Saint Francis Church Kochi, a landmark of Fort Kochi, is one of the oldest European churches in India. It dates back to the sixteenth century. The body of Vasco da Gama, the Portuguese navigator, had been buried in the church in 1524. Da Gama was a Portuguese explorer and navigator, and the first person to sail directly from Europe to India. His son, Padre da Silva de Gama, took the mortal remains to Lisbon in 1538. The gravestone of Vasco da Gama can still be seen in the church.
History of Saint Francis Church Kochi
The flooding of Periyar River in fourteenth century turned Kochi into a natural harbour. The harbour was formed in 1341 when a great flood in the Periyar River led to an outlet in the sea. For centuries, Kochi was the battleground of European powers for the mastery of the lucrative trade to the Indian west coast.
Vasco da Gama, landed in Kappad Beach in Calicut, Kerala in 1498. A stone plaque by the roadside in Kappad commemorates the landing of Da Gama. The Portuguese Admiral Pedro Cabral visited Kochi in 1500. He was a Portuguese nobleman, military commander, navigator and explorer and viewed as the European discoverer of Brazil. The Raja of Kochi gave him permission to trade there. This was after he signed a friendship treaty with Portugal. In 1503, the Raja allowed Alphonso de Albuquerque to build a fort at the mouth of the river. He named it Fort Manuel. The neighbourhood goes by the name of Fort Kochi. Albuquerque advanced the three-fold Portuguese grand strategy of combating Islam, spreading Christianity and securing the spice trade by establishing a Portuguese empire in India.
The five friars who accompanied Albuquerque built a wooden church within Fort Manuel and dedicated it to St. Bartholomew. The Franciscans raised the present edifice in the name of St. Anthony in 1516.
In 1530, Saint Francis Xavier reached India and founded a Christian mission. The following Portuguese period was hard for the Jews since Inquisition was put in place in Portuguese India in 1560.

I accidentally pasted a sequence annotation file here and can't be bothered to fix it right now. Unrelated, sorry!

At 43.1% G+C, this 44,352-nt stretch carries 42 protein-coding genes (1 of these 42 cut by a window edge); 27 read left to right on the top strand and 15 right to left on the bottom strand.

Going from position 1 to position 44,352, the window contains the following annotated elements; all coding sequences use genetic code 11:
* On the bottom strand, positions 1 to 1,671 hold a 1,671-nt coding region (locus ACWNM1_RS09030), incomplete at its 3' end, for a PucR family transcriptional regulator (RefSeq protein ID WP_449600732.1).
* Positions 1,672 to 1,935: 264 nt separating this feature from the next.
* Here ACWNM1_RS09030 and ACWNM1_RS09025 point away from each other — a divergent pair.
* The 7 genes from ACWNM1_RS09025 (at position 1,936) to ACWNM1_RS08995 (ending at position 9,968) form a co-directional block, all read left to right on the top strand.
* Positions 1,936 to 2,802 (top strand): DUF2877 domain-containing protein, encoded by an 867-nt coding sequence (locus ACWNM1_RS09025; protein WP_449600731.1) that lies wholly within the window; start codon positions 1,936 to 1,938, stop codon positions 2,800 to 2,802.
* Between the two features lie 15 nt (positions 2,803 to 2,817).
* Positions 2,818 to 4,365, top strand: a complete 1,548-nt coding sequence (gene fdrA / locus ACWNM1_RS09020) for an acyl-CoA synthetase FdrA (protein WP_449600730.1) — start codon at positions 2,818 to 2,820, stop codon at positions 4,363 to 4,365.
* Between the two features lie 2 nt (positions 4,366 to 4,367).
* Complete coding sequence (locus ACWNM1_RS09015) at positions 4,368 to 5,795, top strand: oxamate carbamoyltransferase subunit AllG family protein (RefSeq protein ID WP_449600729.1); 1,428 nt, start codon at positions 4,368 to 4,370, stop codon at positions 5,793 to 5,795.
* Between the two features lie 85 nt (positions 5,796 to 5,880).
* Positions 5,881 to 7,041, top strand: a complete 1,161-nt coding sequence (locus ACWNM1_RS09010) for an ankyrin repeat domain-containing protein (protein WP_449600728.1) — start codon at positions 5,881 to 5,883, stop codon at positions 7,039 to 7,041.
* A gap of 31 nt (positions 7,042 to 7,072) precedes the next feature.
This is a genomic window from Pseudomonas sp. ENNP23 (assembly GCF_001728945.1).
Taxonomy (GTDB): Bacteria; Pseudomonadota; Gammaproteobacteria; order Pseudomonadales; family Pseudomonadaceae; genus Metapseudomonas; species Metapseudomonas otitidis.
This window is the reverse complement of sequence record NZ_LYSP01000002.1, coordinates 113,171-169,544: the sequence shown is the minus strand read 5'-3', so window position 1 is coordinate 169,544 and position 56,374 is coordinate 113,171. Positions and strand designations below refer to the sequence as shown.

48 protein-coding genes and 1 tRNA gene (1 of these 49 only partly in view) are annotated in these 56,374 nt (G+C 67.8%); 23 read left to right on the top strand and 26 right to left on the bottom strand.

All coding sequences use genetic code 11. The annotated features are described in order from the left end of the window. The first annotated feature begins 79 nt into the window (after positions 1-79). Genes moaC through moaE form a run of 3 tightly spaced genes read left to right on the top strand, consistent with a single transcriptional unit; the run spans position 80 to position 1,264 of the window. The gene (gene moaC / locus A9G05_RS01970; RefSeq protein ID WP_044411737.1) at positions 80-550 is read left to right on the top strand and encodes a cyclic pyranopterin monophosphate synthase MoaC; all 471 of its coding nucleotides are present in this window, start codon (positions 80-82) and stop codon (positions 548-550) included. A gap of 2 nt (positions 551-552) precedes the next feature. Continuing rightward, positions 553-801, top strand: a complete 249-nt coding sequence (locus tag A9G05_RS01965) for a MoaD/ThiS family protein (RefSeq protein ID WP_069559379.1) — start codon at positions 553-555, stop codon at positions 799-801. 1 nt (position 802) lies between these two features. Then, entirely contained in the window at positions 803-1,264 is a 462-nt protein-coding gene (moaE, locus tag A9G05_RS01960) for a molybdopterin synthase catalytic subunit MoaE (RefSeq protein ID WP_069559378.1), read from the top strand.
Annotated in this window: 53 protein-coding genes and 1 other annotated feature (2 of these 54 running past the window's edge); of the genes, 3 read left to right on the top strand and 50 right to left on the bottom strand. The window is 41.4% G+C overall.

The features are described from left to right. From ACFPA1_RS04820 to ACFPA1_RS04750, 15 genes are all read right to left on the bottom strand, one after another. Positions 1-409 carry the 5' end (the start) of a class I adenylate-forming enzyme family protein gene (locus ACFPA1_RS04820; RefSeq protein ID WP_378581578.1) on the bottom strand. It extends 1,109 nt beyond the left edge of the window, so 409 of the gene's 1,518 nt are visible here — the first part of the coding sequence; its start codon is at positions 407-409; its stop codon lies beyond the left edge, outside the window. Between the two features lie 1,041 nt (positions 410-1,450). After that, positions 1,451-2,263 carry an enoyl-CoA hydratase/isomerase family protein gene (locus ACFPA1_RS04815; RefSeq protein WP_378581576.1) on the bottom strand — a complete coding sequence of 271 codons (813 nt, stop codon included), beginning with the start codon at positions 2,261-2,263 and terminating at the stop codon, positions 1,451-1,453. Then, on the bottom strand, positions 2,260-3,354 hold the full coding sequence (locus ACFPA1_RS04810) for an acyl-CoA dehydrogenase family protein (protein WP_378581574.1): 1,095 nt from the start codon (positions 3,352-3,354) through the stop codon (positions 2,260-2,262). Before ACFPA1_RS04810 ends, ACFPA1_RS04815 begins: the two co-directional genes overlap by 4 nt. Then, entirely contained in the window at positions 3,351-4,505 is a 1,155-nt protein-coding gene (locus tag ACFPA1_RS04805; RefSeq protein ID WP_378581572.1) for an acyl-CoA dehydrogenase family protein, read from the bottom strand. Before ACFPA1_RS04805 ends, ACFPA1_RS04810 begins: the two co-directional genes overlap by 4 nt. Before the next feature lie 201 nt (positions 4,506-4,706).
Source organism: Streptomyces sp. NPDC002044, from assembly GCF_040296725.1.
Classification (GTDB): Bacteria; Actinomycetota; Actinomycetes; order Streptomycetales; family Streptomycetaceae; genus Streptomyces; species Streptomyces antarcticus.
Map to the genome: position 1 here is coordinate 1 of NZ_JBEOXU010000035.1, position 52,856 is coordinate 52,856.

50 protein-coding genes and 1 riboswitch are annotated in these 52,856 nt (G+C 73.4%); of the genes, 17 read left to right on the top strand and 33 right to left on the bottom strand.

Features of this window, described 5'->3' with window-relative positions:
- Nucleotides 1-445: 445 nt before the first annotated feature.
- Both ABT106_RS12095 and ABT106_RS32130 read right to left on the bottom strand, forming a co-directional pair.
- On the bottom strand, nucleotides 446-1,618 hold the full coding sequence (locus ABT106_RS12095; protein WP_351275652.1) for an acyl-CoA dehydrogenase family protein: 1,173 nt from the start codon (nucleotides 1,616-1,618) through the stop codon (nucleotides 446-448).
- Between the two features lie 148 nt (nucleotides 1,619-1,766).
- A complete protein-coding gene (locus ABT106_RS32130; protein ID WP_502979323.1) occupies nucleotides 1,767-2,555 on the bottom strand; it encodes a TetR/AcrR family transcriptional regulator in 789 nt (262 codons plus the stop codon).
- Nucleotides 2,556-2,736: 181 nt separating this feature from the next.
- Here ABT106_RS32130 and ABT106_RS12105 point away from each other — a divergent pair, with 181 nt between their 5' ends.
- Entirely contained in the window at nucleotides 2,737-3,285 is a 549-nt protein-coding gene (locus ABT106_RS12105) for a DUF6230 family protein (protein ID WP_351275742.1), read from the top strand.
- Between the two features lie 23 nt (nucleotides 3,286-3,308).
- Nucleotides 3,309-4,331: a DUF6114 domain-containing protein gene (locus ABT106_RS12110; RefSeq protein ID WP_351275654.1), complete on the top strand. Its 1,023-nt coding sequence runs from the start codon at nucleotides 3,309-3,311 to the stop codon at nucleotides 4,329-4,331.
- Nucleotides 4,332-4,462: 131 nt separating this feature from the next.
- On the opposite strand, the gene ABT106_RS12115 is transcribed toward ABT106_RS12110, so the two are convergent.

The Dutch made some restoration work on Saint Francis Church Kochi in 1779. The British carried out extensive repairs between 1886-87. Afterwards the locals called it by the name of St Francis.
The west-facing church has an impressive design that reflects the Portuguese style of architecture. The church has an arched entrance and windows flanked by stepped pinnacles. The gable front has a bell-turret on top. The pulpit made of wood decorated with carvings is centuries old. There are Dutch and British birth registers in the church. The grave stones of the Portuguese and Dutch are on the northern and southern side walls respectively. Hand-pulled pankahs from the British era are still in use inside. You can see a cenotaph in the middle of the lawn. It was built in 1920 and dedicated to the Kochiites who sacrificed their lives in World War I.
Getting to Saint Francis Church Kochi
Fort Kochi is 20 minutes by ferry from Ernakulam main boat jetty. The route is scenic, passing Willingdon Island and Kochi Harbour along the way. Willingdon Island is the largest artificial island in India and forms a part of the city of Kochi. Ernakulam to Fort Kochi by road is 13 km and takes about 35 minutes without traffic. Saint Francis Church is a walk of 7 min (550 m) from Santa Cruz Cathedal Basilica. And 34 min (2.7 km) from Mattanchery Palace on foot.
Visiting hours are 06:30 to 18:30 hours (weekdays) and 08:30 to 18:30 hours (Sundays). There is no entry fee. The interior of the church has low illumination. I had to use a wide-aperture lens since the use of flash is illegal inside the church.
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